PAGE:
We recently spoke to Philip about his role at the library, and, as expected, he was full of helpful resources.

Read our full interview here

Art, Brooklyn, History, photography

Dinanda Nooney, NYPL Digital Gallery

Mother and daughter in Flatbush

An online gallery from the New York Public Library provides a stunning glimpse into domestic life in Brooklyn in the 1970s, courtesy of photographer Dinanda Nooney, who traveled through the borough from January 1978 to April 1979, capturing locals in their homes and asking them to then suggest other subjects. The black-and-white photos range from everyday scenes of Brooklynites to the residence of a local celebrity biker to the childhood home of Jean-Michel Basquiat.

Take a look at Dinanda Nooney’s photos here

Featured Story

Architecture, Brooklyn, Design, Features, Queens, Video

nyply, schwarzman, stephen a. schwarzman building, new york public library

Flickr image by endymion120

With the advent of the Internet—namely Google—the role of the library has changed dramatically over the last 20 years. But even with the introduction of new technology, never have libraries played a more important role in educating the public—and their rapid growth in attendance proves this. Although the New York Public Library (NYPL) scrapped Norman Foster’s plan to renovate their flagship location last year, they still have a $300 million renovation plan in the works and they’re hard on the hunt for a high-tech redesign. While we may be years off before we see a new design emerge, The Architectural League and the Center for an Urban Future have made their own investigation into what could be by asking a handful of architects to drum up exciting new library designs that meet the needs of today’s tech-savvy users. Originally published on ArchDaily as “Five Design Teams Re-Envision New York’s Public Libraries,” Connor Walker explores the five design teams’ proposal for a better NYPL.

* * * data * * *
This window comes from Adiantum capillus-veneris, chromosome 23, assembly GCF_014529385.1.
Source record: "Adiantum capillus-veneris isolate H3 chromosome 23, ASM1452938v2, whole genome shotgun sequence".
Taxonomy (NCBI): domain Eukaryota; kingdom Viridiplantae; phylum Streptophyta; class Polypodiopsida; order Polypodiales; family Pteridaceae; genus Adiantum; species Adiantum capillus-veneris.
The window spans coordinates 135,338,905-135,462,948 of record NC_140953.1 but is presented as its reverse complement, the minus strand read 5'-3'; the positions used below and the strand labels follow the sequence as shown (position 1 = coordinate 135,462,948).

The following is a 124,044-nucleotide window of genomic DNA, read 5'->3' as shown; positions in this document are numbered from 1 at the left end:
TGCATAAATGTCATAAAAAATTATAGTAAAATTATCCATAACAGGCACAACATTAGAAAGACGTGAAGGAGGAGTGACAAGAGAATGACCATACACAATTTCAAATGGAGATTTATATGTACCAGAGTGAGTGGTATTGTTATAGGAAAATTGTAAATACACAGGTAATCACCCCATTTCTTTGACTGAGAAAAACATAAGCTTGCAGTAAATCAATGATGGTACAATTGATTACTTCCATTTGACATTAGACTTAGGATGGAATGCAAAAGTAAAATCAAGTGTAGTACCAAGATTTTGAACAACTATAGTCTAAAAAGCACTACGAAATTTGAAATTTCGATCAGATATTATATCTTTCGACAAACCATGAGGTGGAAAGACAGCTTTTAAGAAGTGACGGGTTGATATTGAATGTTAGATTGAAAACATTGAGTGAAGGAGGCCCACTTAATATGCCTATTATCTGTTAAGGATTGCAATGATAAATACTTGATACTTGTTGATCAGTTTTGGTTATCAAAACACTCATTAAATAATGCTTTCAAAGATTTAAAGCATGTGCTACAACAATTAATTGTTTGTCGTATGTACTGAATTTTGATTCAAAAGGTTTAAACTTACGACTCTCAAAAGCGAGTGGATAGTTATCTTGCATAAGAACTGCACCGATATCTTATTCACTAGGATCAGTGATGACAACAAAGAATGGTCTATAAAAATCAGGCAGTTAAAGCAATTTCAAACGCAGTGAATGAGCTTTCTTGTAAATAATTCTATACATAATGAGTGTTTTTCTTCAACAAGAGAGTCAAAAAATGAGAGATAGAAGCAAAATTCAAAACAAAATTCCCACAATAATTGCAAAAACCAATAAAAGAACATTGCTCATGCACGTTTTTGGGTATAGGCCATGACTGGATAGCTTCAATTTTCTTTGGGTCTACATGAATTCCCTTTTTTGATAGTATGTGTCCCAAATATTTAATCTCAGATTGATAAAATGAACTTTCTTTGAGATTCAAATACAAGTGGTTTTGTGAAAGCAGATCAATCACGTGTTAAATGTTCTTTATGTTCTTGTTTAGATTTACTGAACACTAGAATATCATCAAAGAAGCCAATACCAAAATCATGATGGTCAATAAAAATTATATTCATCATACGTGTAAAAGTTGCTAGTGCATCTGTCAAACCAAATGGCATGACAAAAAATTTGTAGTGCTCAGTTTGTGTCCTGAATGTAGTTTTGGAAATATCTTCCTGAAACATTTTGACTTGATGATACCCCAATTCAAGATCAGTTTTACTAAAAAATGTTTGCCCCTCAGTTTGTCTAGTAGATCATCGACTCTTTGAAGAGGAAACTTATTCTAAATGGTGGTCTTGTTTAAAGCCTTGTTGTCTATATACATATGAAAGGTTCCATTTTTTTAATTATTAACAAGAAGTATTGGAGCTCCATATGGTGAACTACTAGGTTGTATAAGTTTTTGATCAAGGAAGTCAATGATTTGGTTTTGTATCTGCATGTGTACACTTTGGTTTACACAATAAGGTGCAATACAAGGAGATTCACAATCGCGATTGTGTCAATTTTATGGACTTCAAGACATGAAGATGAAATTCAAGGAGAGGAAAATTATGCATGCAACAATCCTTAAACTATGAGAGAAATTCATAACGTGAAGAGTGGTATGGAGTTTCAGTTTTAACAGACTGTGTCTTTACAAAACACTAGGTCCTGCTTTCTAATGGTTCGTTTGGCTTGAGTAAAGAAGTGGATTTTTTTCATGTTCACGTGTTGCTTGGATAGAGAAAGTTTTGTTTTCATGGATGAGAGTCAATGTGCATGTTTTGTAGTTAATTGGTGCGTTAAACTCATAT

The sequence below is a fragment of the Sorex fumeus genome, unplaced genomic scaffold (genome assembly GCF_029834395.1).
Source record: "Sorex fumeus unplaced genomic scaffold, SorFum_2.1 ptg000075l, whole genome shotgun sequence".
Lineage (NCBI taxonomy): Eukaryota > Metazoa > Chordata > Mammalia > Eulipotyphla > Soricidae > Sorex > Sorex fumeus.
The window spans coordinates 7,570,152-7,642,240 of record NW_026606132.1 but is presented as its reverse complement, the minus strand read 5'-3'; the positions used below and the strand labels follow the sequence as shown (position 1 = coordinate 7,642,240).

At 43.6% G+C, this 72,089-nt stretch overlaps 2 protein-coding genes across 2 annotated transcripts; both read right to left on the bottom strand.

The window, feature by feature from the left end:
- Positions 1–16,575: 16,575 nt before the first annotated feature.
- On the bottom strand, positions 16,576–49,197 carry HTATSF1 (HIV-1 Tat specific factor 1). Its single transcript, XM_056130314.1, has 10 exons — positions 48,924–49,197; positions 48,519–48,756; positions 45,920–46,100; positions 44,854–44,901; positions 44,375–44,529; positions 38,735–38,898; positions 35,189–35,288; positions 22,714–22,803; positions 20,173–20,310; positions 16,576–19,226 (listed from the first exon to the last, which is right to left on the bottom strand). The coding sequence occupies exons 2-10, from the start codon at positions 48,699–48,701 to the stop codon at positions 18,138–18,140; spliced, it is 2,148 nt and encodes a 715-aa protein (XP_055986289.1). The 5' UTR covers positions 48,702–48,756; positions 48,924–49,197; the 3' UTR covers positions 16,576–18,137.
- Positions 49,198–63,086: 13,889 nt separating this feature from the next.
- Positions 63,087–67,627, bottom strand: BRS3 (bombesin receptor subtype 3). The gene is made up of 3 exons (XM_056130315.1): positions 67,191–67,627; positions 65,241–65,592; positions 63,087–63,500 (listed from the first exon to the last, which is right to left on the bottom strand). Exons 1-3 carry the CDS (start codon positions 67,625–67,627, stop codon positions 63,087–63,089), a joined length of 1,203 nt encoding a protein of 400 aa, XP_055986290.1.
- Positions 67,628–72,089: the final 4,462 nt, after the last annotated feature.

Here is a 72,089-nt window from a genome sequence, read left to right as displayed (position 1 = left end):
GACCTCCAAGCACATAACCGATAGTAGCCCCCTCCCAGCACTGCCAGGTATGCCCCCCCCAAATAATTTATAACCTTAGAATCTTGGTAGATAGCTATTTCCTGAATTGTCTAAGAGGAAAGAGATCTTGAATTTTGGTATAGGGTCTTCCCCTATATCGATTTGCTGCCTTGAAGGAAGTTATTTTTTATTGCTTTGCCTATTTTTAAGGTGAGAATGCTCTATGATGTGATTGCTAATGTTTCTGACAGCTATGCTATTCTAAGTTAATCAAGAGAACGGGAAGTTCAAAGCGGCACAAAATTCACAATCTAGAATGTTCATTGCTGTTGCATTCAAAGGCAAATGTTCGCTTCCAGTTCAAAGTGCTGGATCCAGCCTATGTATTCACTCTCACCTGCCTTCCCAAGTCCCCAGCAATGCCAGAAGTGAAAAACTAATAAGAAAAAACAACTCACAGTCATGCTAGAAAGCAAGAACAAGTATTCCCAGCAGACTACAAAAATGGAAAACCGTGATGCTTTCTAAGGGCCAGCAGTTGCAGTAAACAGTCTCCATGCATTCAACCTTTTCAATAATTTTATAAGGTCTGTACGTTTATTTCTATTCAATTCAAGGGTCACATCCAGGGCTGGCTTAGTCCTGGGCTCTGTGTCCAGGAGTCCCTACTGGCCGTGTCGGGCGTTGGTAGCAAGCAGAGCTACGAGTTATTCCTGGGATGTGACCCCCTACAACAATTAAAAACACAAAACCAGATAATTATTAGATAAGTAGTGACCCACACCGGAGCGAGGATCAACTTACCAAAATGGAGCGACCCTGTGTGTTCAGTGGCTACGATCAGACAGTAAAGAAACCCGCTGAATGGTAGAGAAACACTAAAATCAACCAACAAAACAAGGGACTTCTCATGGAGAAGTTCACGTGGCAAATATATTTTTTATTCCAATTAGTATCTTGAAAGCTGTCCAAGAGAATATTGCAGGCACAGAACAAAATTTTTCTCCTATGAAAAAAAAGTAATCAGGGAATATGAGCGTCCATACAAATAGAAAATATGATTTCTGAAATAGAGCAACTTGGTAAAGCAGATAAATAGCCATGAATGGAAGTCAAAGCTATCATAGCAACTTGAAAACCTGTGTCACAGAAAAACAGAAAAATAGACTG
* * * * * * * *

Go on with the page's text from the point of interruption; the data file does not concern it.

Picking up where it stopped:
There are 207 branch libraries in the city of New York, each providing a number of services to city residents. From the simple lending of books to adult technical literacy classes, these institutions are as vital as they were before the advent of the Internet, and their attendance numbers prove it. Between the years of 2002 and 2011, circulation in the city’s library systems increased by 59 percent. Library program attendance saw an increase of 40 percent. In spite of this, library funding was cut by 8 percent within this same timeframe, which has made it difficult to keep many of the system’s buildings in good repair. To spark interest and support from city leaders, The Architectural League, in collaboration with the Center for an Urban Future, instigated the design study “Re-Envisioning New York’s Branch Libraries.”